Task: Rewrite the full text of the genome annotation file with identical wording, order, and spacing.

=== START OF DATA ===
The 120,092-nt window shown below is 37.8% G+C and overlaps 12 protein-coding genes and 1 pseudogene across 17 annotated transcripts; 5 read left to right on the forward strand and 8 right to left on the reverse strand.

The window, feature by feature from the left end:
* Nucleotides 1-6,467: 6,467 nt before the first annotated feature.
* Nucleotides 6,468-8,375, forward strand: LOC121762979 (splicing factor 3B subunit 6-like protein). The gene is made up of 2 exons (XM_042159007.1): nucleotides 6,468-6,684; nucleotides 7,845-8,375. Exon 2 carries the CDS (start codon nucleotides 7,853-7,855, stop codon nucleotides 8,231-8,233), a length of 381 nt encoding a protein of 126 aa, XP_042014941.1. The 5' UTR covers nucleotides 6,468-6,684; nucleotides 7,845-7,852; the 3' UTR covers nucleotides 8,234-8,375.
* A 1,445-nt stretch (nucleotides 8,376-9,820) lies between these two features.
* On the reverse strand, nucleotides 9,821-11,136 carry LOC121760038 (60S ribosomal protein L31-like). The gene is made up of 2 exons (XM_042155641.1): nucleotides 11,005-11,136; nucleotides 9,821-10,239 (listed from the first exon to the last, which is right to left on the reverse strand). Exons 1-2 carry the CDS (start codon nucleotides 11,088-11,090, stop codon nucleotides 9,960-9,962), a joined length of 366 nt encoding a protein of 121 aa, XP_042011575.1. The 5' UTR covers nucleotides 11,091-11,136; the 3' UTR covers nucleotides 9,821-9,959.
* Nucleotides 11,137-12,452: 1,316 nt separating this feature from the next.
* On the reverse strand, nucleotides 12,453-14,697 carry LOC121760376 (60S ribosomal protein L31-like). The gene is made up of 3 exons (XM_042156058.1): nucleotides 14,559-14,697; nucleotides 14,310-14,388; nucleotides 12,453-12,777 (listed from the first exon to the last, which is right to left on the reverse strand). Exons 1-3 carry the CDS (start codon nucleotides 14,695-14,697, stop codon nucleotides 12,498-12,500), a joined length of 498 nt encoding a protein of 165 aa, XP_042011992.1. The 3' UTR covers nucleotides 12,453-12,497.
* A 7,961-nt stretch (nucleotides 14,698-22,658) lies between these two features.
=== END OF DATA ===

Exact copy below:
The 120,092-nt window shown below is 37.8% G+C and overlaps 12 protein-coding genes and 1 pseudogene across 17 annotated transcripts; 5 read left to right on the forward strand and 8 right to left on the reverse strand.

The window, feature by feature from the left end:
* Nucleotides 1-6,467: 6,467 nt before the first annotated feature.
* Nucleotides 6,468-8,375, forward strand: LOC121762979 (splicing factor 3B subunit 6-like protein). The gene is made up of 2 exons (XM_042159007.1): nucleotides 6,468-6,684; nucleotides 7,845-8,375. Exon 2 carries the CDS (start codon nucleotides 7,853-7,855, stop codon nucleotides 8,231-8,233), a length of 381 nt encoding a protein of 126 aa, XP_042014941.1. The 5' UTR covers nucleotides 6,468-6,684; nucleotides 7,845-7,852; the 3' UTR covers nucleotides 8,234-8,375.
* A 1,445-nt stretch (nucleotides 8,376-9,820) lies between these two features.
* On the reverse strand, nucleotides 9,821-11,136 carry LOC121760038 (60S ribosomal protein L31-like). The gene is made up of 2 exons (XM_042155641.1): nucleotides 11,005-11,136; nucleotides 9,821-10,239 (listed from the first exon to the last, which is right to left on the reverse strand). Exons 1-2 carry the CDS (start codon nucleotides 11,088-11,090, stop codon nucleotides 9,960-9,962), a joined length of 366 nt encoding a protein of 121 aa, XP_042011575.1. The 5' UTR covers nucleotides 11,091-11,136; the 3' UTR covers nucleotides 9,821-9,959.
* Nucleotides 11,137-12,452: 1,316 nt separating this feature from the next.
* On the reverse strand, nucleotides 12,453-14,697 carry LOC121760376 (60S ribosomal protein L31-like). The gene is made up of 3 exons (XM_042156058.1): nucleotides 14,559-14,697; nucleotides 14,310-14,388; nucleotides 12,453-12,777 (listed from the first exon to the last, which is right to left on the reverse strand). Exons 1-3 carry the CDS (start codon nucleotides 14,695-14,697, stop codon nucleotides 12,498-12,500), a joined length of 498 nt encoding a protein of 165 aa, XP_042011992.1. The 3' UTR covers nucleotides 12,453-12,497.
* A 7,961-nt stretch (nucleotides 14,698-22,658) lies between these two features.